Since last summer, Vancouver has been home to three performance artists who call themselves The Miss Guides
- Natalie, Katherine, and Sean, also known as Dorian, anna swede, and Kidskid – have been using the downtown streets of Vancouver as their canvas, with the city's storeys and their stories as their inspiration. Not to be confused with other walking tours, architectural or otherwise, regularly put on by the likes of the Gastown Business Improvement Society
and Architecture Institute of B.C.
, a walk with The Miss Guides is a strolling theatre, an insightful performance of wit and revelation, with surprises for both the tourist and local alike.
Review by Sean Ruthen, re:place magazine
As a part of the Cultural Olympiad
for the 2010 Winter Olympic Games, this trio of former VAG guides now turned performance artists have delivered to us another clever romp through Vancouver’s urban scenography. Much in the same spirit as last year’s Walking the Ruins: Fragments of Vancouver
(and reviewed by re:place magazine here
), GOLD RUSH! Art, Bars, and Speculation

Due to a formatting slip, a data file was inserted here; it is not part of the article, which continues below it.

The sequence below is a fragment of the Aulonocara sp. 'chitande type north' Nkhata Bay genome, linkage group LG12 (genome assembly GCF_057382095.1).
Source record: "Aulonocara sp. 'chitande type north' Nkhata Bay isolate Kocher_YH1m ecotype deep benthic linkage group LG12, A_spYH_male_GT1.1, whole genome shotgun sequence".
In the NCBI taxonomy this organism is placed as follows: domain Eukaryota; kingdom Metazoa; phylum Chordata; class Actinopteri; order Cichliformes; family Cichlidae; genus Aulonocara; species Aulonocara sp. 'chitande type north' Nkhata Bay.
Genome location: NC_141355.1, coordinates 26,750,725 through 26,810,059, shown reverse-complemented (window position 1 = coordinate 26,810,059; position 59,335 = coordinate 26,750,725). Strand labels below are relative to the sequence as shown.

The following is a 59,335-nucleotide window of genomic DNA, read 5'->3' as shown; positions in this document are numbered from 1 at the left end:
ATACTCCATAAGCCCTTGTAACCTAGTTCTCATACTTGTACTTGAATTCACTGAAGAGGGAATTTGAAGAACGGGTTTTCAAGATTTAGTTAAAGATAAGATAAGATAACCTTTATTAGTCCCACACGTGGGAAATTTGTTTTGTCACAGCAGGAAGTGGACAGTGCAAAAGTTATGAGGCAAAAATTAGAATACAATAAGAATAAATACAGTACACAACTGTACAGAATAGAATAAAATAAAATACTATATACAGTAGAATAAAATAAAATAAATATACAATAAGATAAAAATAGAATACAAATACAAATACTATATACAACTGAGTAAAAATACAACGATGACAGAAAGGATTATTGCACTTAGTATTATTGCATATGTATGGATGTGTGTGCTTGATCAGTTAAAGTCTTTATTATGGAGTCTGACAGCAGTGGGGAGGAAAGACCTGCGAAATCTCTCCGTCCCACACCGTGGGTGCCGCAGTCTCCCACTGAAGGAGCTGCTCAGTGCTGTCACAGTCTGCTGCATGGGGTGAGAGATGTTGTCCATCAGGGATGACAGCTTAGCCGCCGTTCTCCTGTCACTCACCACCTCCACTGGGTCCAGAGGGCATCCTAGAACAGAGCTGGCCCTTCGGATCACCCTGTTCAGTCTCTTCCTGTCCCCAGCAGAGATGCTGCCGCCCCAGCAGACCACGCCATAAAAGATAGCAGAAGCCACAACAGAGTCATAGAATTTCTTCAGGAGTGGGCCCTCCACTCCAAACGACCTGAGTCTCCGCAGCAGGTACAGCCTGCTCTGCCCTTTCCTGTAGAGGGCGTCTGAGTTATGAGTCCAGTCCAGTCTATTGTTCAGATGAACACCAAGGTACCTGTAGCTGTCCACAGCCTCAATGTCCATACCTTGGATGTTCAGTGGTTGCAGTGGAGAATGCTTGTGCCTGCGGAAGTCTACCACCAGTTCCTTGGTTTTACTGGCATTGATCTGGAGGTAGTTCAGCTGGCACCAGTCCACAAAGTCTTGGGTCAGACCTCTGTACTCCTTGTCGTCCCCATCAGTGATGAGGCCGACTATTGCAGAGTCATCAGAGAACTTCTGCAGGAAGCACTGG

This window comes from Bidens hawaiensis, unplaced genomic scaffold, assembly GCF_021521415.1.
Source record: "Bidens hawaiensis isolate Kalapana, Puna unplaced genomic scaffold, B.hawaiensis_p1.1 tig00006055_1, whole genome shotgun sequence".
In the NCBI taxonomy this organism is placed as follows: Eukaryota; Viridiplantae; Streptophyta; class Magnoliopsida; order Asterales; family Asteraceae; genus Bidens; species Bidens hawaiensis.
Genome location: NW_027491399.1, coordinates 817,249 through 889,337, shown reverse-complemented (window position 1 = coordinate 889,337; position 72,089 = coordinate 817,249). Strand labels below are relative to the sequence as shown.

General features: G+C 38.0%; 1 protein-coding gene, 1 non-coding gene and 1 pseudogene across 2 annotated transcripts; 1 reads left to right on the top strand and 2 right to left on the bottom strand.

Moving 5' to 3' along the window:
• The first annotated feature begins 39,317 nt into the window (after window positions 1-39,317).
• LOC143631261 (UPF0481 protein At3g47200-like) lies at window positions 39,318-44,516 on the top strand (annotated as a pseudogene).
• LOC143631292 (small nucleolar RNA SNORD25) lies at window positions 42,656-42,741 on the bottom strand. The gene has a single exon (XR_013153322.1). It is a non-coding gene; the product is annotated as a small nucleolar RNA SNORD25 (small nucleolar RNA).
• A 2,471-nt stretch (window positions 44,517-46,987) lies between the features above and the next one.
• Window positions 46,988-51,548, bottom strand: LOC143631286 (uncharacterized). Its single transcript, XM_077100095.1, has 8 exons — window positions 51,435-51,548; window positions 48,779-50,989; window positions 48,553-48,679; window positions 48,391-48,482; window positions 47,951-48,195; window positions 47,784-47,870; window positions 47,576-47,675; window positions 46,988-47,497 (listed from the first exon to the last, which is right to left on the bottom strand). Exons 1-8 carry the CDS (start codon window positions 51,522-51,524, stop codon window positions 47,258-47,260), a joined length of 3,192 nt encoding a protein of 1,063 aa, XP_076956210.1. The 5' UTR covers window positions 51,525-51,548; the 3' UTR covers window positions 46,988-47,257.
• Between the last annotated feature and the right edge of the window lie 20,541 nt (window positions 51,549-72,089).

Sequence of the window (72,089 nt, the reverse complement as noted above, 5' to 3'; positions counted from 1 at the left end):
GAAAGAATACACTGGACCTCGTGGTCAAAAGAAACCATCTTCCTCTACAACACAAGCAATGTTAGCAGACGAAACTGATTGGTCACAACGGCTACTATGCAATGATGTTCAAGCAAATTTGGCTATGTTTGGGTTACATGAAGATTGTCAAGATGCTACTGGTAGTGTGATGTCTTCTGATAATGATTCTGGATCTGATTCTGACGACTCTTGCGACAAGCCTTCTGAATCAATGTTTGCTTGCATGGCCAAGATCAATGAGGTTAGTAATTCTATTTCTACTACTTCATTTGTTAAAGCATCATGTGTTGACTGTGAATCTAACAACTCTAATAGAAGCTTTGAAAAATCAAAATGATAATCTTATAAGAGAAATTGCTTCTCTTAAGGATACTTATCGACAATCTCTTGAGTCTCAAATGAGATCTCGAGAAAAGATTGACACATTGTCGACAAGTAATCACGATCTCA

is a sequel to their former walk through Gastown, as we are led through the vanished meadows next to Maple Tree Square, regaled with stories of Gassy Jack
(and Blood Alley
), and led by the now sanitized Pigeon Park. Further on we visited Woodwards and Victory Square, reminded all the while that it was gold that paved the streets - or at least paid for the cobblestones. TMG are not without some subtle irony, as Team Canada likewise was on its quest for gold during the Olympics, and would strike it rich as it turns out.
This time out, however, our destinations were not as obvious as before, as the previous walk featured visits to the observation deck of the Harbourfront Centre and the Steam Clock. This time it is a clever behind-the-scenes bricolage, visiting one art gallery (W2
) and another soon to be art gallery, as well as a visit to a stunning new artwork in an equally as impressive new public plaza on Hastings Street. If a soundtrack could accompany the Miss Guides walk, it most certainly would be the Wizard of Oz, as the song Somewhere Over the Rainbow
is suggested to represent the hope of our destitute DTES